Fujitsu's quest to put tech choices into users' hands

Man with iPad
Image caption I want it my way: the days when corporations buying all their tech from one firm are long gone

Each week we ask high-profile technology decision-makers three questions.

David Smith is global chief innovation and technology officer of Fujitsu, a global provider of ICT business solutions.

Image caption David Smith said Fujitsu must adapt or it will quickly lose customers

The Fujitsu Group employs over 170,000 globally, delivering IT products and solutions to customers in more than 70 countries.

The company is the world's third largest IT services provider, and number one in Japan. Headquartered in Tokyo, Fujitsu had revenues of 4.5tn yen ($57.6bn, £37bn) for the fiscal year ended 31 March 2011.

What's your biggest technology problem right now?

Our biggest problem applies to us both as a user of technology and also as a provider of technology.

The term has become commonplace now: it's the consumerisation of IT.

It's working out how we meet the expectation that the 21st century capability that people have at home also exists in the corporate space.

Traditionally that hasn't been the case. The opportunity and the challenge is how we meet that expectation, and how we deliver that productivity improvement promise without compromising privacy of data or data protection legislation - or exposing corporate intellectual property unnecessarily.

It's working out how we can say yes, rather than no. But when we say 'yes' we're saying 'yes' in a managed, risk-understood way.

Integration has become ever more critical. Diversity is almost unstoppable - the world of having a lovely stack that from top to bottom is Fujtisu is gone.

It's not just us - other companies have had to face the same thing. You go through that denial phase, or that King Canute phase of "I'm going to ignore this and it's going to go away".

Then you realise you have to adopt your models or adapt your offerings - or else you will have no customers. It will happen quite quickly.

For example, people that chose to ignore cloud computing are now playing very fast catch-up, or no longer exist.

What's the next big tech thing in your industry?

Rather than innovating something that we've done for a while, the area that I think gives a real opportunity is a combination of hype terms.

One of them is 'big data', and the other is the 'internet of things'.

There's a real opportunity in being able to connect a huge multiplicity of devices into a connected world that can bring vast amounts of data back to a big data platform capable of that size and scale and speed of analytical behaviour. It can then play back, in a business sense or societal sense, outcomes.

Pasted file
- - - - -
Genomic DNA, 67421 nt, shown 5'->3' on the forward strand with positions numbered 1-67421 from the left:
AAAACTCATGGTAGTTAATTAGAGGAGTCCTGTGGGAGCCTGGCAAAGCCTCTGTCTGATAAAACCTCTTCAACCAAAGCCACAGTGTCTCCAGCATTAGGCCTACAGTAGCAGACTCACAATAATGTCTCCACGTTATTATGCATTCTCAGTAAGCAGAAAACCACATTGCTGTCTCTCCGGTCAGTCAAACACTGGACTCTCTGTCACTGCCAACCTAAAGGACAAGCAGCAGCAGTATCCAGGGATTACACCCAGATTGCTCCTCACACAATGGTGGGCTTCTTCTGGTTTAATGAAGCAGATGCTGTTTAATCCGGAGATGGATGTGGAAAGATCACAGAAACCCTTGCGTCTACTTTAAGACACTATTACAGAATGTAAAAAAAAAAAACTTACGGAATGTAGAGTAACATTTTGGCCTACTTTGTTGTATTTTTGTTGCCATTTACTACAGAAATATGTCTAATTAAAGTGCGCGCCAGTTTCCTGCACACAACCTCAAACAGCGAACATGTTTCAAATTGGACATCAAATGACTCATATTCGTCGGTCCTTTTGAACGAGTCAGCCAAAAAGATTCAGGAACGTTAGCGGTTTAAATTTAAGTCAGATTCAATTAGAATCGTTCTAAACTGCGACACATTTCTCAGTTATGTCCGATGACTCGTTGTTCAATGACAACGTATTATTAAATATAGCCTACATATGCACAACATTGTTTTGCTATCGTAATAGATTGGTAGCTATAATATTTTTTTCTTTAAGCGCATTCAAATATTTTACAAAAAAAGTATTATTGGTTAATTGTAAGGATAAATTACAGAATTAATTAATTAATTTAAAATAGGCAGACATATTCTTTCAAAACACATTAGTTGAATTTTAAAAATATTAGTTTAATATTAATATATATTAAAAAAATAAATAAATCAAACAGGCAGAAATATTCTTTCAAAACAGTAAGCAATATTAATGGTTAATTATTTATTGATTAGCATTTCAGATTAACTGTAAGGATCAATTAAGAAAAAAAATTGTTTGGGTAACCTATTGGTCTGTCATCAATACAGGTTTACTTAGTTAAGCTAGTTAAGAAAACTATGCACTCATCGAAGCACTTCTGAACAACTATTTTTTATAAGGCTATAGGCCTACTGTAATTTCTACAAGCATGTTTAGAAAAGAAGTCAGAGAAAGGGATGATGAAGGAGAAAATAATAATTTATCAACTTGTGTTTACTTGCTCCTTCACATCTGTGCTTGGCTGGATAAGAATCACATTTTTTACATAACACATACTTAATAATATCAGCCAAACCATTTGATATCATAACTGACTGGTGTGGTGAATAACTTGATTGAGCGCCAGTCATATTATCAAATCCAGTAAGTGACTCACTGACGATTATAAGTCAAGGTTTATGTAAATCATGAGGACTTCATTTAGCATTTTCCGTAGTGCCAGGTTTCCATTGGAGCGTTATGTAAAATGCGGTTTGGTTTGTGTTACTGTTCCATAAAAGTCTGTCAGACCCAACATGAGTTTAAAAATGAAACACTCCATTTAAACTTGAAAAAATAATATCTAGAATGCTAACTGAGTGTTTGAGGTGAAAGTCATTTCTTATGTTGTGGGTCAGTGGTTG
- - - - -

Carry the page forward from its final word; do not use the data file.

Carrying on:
Just capturing the data if you do nothing with it is pointless - so the systems we build have to be able to take that data and turn it into value, turn it into something that has an outcome that's positive.

When you start to think about sensor-flooding a modern city, and then using the data that it gathers to automatically manage the environment, improve and tune the it, that's quite a different proposition to what we do already.

It's not going to be easy - there's a whole load of privacy issues there - but I think there's vast potential.

What's the biggest technology mistake you've ever made - either at work or in your own life?

I decided to buy myself an e-reader - without really doing a huge amount of research - just a week before the Amazon Kindle was released.

I've only used it twice. It was so difficult to use, and access to the books was so hard to get compared to an iPad or a Kindle, that I completely wasted a couple of hundred pounds.

At first I thought it was great - I thought the screen was good, I quite liked the interface, the weight was great and it did the job. It ticked lots of boxes until I realised how hard it was going to be to get material onto it, and whether I could be bothered.

It's now in a box somewhere. I tried to give it away a few months ago and nobody would take it!

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